Those of you who have children who have attended, or will be attending (or better yet, a part of ) a summer wedding will want to pick up a copy of the newest Fancy Nancy picture book. In Fancy Nancy and the Wedding of the Century, written by Jane O’Connor and illustrated by Robin Preiss Glasser, Nancy’s Uncle Cal is getting married. Nancy is sure that it will be a fancy event and that she will have a starring role as flower girl. Little girls will delight in learning about bridal traditions with their favorite fancy girlfriend as she prepares for the wedding. Like Nancy, they will also discover that every wedding is truly special—even if it doesn’t wind up being fancy. Fancy Nancy and the Wedding of the Century is not about the material things in life—it’s about friendships and family and being true to yourself. Glasser’s detailed pen-and-ink drawings are extraordinary. Children will find something new and delightful in the pictures each time they read the book—my favorite is the wedding cake created from cinnamon rolls and donuts. It’s easy to see why Glasser received the 2013 annual Children’s Choice book award for best children’s book illustrator. Ages 4 to 8. (HarperCollins, $17.99)
Understanding the Options: Why Therapeutic Boarding Schools Are Beneficial To Children With Special Needs
Children who have difficulties learning in a traditional school setting seldom achieve their greatest potential. Often times, these students are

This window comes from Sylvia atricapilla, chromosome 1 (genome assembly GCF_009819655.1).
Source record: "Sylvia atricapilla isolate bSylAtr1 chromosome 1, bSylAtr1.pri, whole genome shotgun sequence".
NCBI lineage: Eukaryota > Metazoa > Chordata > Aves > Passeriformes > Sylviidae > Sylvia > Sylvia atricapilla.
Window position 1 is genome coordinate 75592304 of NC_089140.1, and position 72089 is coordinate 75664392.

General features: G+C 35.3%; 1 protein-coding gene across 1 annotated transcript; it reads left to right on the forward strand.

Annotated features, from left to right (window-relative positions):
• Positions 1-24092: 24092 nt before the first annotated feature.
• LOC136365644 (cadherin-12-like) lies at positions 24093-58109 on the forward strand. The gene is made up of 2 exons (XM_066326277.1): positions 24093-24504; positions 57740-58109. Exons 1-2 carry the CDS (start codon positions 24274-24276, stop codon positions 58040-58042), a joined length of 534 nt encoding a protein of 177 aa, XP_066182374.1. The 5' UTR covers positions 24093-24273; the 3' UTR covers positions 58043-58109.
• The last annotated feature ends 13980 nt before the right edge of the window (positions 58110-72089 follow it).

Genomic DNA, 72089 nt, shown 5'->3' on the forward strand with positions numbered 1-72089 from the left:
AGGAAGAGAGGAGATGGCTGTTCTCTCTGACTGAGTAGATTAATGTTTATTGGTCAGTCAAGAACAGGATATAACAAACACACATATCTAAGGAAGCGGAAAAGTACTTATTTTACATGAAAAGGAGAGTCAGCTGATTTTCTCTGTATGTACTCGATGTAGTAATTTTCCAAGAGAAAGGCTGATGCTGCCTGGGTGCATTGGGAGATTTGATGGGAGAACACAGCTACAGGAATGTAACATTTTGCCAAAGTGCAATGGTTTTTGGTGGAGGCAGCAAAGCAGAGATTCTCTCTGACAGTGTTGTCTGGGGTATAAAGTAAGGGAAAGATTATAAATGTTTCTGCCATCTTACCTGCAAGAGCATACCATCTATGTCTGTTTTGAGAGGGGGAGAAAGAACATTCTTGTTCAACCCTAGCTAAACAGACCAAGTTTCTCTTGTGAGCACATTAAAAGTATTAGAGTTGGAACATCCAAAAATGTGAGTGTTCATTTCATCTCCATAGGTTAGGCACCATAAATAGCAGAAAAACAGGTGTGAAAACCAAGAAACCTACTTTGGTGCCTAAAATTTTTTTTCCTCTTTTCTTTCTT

pulled out of class for a few hours a day to receive special instruction in a “resource room.” Other times, the student is assigned a teaching assistant to provide one-on-one attention in the back of a classroom. These situations can make a child feel ostracized from their peers and ultimately can cause the child to feel insecure and even ashamed.
By Sarah Niswonger, MS OTR/L
Childhood constipation is usually a temporary problem, due to diet or routine changes, illness or decreased liquid intake. However, for some children constipation becomes a chronic issue and one that affects their daily life and the entire family. Constipation is most common during the toilet training years as children learn to regulate their bowels, but it can be found throughout the lifespan of a child. The causes of chronic constipation can be changes in diet or routine, withholding stool, functional problems within the large intestines, lack of adequate fluid intake, food allergy, family history or an underlying medical problem.
Nursing Your Baby:
Toni asks, “Our almost five-week-old baby girl Alice is not able to keep on the schedule we have put her on and I am not sure what is wrong with her. Please help us decipher her odd behavior. We currently have her on the “Moms on Call” ‘typical day’ schedule; she is supposed to eat at 9am, 12pm, 3pm, 6pm, 9pm, etc. for thirty minutes. We should feed her as much as we can get her to take, even if that means giving her a bottle after nursing. The last feed of the day should be very large, seven ounces or so, and night feedings are strongly discouraged. Then we make sure she stays awake for a while after each feeding for her scheduled playtime. She was doing really well on it for a few days, especially since she is no longer sleeping in her vibrating chair next to me and sleeping in her own crib. During the last couple of days when I fed her, she nursed one breast for six or seven minutes before slowly falling asleep. I compressed my breast to keep her awake, changed her and tried to put her on my other breast but she was not interested. I then put a wet towel on her face and tickled her feet to wake her up to get her to eat more, but she kept falling asleep.